Posts Tagged ‘tanda’

First tandas

August 28, 2011

Everyone remembers their first kiss or first date, no matter how many years have passed.  I remember my first tandas with milongueros.

The milonga Glamour was held in a salón at Boedo and Carlos Calvo.  An excellent dancer invited me to dance in September 1997.  It was my first time dancing milonga con traspié.  It wasn’t until years later I asked his name — Ernesto Jorge De Gouvea. 

November 19, 1998 was the first time I danced with Mario Allan “Alito” Candamil.  I kept a diary of my trip.  We danced two tandas in Regin at the corner of Riobama and Corrientes.  It was an Aha! moment for me.  He thought I was Argentine since there weren’t many foreigners and expected me to speak Castellano.  I hadn’t spoken Spanish since high school.  Alito still jokes about our dancing without saying a word.

I danced my first tanda with Pedro Sanchez in Club Gricel in October 1998, a few months before moving to Buenos Aires.  I was too inexperienced to realize what an incredible dancer Pedro was at the time.

The Milonga de Los Consagrados was on Saturday afternoon at Italia Unita where I danced my first tanda with Ismael Heljalil in November 1999.

I danced my first tanda with Miguel Angel Balbi on October 15, 1999, at Club Gricel.  I had not seen him dance and was a bit reluctant to accept his invitation.  I wasn’t disappointed.  That decision lead to a three-year partnership.  He taught me so much about the culture of tango.

Ricardo Hector Suarez loves milonga con traspié.  We danced our first tanda in Club Bailable Juvenil on September 17, 2000, with the permission of his partner Greta Feldberg.  Miguel Angel Balbi filmed us.

Pocho y Nely danced for filming by Solo Tango TV in Salón El Pial on July 11, 2003.  The highlight of the evening was dancing tango and milonga con traspié with Roberto Rafael “Pocho” Carreras.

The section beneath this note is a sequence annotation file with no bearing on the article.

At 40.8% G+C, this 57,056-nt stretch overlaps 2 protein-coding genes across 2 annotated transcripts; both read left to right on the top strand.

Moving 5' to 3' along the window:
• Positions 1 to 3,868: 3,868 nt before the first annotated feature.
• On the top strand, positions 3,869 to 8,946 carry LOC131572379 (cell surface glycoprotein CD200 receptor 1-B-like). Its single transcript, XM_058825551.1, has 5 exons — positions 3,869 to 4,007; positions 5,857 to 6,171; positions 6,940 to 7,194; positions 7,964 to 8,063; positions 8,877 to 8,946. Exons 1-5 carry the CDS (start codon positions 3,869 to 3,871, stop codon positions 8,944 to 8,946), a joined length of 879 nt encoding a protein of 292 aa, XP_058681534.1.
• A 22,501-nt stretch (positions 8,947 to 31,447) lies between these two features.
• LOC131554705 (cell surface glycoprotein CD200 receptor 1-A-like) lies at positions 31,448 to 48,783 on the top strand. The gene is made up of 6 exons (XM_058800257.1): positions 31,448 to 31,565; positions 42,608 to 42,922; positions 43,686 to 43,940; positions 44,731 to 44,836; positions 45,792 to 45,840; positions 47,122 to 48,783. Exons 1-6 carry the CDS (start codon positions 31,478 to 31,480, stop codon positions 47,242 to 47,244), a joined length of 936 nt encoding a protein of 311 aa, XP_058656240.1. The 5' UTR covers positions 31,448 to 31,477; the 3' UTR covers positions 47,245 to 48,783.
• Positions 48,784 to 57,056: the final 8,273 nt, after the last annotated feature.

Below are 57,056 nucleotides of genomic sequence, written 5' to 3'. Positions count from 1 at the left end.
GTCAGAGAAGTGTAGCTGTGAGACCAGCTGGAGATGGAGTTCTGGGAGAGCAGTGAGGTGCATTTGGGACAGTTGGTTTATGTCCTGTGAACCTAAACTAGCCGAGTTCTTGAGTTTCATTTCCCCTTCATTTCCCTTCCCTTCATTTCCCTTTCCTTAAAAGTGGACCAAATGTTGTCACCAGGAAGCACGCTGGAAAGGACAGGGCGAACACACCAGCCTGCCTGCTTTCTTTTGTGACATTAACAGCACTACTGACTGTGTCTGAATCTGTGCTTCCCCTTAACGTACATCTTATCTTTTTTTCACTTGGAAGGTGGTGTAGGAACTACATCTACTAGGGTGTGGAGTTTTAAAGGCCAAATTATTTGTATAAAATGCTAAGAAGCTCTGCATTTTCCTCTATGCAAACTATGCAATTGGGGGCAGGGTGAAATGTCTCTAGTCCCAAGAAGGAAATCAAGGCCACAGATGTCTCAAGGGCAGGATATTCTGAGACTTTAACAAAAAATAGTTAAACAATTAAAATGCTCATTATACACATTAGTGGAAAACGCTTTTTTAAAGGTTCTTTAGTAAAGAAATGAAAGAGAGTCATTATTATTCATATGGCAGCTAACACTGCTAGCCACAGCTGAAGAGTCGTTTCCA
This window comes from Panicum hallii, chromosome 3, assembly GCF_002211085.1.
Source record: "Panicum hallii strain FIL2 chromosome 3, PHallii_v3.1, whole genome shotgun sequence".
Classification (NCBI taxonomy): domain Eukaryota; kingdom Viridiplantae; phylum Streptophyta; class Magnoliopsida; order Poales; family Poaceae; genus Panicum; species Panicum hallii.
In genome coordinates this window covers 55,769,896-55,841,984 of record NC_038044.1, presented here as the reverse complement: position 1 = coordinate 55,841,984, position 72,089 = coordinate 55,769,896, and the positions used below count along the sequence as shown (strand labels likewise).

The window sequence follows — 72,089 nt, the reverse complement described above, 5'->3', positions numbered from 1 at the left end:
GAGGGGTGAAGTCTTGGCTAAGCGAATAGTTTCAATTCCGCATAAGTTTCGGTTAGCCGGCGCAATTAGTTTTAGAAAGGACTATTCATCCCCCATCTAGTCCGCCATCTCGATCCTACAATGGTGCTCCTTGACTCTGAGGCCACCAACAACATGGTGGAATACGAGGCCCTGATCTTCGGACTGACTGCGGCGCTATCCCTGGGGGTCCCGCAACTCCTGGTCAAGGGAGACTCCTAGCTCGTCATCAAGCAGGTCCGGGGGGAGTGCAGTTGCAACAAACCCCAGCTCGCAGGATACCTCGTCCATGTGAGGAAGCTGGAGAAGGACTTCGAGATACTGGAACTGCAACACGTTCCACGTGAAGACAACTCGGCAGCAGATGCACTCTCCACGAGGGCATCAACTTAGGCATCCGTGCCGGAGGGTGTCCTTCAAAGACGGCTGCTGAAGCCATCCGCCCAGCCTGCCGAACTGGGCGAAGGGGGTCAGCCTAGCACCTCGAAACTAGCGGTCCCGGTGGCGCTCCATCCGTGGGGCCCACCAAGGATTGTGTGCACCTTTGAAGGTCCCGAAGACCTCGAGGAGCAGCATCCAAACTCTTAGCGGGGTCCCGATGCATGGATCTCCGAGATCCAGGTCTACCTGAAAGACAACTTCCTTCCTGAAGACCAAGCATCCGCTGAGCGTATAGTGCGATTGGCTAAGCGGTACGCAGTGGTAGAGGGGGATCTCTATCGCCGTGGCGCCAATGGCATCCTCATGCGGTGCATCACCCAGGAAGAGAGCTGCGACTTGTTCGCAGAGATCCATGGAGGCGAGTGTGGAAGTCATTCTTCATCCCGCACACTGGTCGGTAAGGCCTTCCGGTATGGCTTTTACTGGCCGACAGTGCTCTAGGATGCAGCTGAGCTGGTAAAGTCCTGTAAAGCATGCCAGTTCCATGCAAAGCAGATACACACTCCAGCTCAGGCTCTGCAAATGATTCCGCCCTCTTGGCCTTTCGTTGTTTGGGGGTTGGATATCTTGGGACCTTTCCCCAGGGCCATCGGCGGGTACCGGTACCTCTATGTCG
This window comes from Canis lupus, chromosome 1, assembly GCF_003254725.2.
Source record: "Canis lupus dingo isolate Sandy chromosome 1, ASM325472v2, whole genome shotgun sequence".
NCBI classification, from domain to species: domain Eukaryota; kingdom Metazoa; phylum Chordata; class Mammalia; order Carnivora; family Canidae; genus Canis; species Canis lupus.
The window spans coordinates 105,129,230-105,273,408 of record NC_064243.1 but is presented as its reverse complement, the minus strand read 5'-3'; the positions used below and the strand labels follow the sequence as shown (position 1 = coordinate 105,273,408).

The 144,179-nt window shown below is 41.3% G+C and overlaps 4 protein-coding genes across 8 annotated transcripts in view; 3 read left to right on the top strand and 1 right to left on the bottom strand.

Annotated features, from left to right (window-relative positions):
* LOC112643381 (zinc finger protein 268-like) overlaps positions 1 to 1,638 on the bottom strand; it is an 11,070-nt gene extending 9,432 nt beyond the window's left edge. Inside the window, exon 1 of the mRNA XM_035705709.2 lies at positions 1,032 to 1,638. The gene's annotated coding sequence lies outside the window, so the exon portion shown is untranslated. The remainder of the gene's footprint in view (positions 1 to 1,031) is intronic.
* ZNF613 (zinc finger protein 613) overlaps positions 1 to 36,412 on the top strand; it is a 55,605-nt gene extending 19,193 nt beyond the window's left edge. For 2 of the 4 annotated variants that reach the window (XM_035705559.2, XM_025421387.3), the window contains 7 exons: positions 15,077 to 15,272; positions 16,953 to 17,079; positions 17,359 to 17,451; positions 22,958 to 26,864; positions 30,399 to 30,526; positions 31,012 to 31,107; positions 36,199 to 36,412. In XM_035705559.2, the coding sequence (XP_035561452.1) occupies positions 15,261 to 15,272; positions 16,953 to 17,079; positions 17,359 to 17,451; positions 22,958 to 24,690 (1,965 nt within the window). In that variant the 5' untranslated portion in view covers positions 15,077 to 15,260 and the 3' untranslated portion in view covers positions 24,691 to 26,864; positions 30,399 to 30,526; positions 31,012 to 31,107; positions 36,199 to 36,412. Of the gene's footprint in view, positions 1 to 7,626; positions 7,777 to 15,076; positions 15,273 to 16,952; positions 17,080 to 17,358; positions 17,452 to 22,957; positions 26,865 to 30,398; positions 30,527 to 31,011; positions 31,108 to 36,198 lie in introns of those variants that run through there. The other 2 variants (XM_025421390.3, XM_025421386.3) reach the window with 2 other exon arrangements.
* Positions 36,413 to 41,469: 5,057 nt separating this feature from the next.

Post 500

Clearing the dance floor

June 12, 2011

Those who have taken on the task of programming music for their community milonga want to know how long to play music for the cortina,  the music played that signals dancers that the tanda has ended.  The length depends on how long it takes all dancers to return to their seats.  I filmed a cortina at El Arranque — see how long it took for everyone to sit down before the next tanda began.

It’s common to see a couple dancing the cortina music, and they get strange looks.  Those who program a different cortina after each tanda are keeping the dancers moving on the floor, not off it.

Milonga 101: hugs and kisses

March 13, 2011

Hugs and kisses are a normal part of life in Buenos Aires.  Foreigners gradually adapt to the Argentine way.  Handshaking is rare, but used as a more formal greeting between men.  Here are some tips for the milongas.

The milonga host:  If you are attending a milonga for the first time, allow the host to take the lead.  Be prepared for a cheek-to-cheek greeting because it’s the most common.  Once you have gone several times, you’ll be greeted like a regular.  A male host will greet women with a kiss to the cheek, however, he’ll have to decide the comfort level of foreign men individually.

On the way to the table:  A host takes you to your table.  It’s best not to stop along the way to greet friends.  The host wants to return to the door to greet others.  You’ll see dancers who greet and kiss everyone on the way to their table; it’s their way of showing who they know to win the milonga popularity contest.  Women who make a point of greeting men when passing do so with the hope of dancing later. 

The first tanda with a stranger:  You have a nonverbal agreement to meet on the floor for a tanda.  You haven’t been introduced.  You share the embrace and dance until the cortina.  A kiss at the beginning isn’t appropriate, nor is one at the end.  

A tanda with a regular partner:  Those with many years in the milongas begin dancing.  A hug or kiss is superfluous for them.  Foreigners and new dancers have changed this tradition by kissing each partner at the beginning and the end of a tanda.

Greetings on or from the floor:  One doesn’t have to kiss and hug friends on or off the floor between dances.  It leads to conversations.  A smile or nod is enough.  Then it’s back to dancing. 

Leaving the milonga:  If we had to kiss every dance partner before leaving, it could take us a half hour to make an exit.  A thank-you to the host is enough.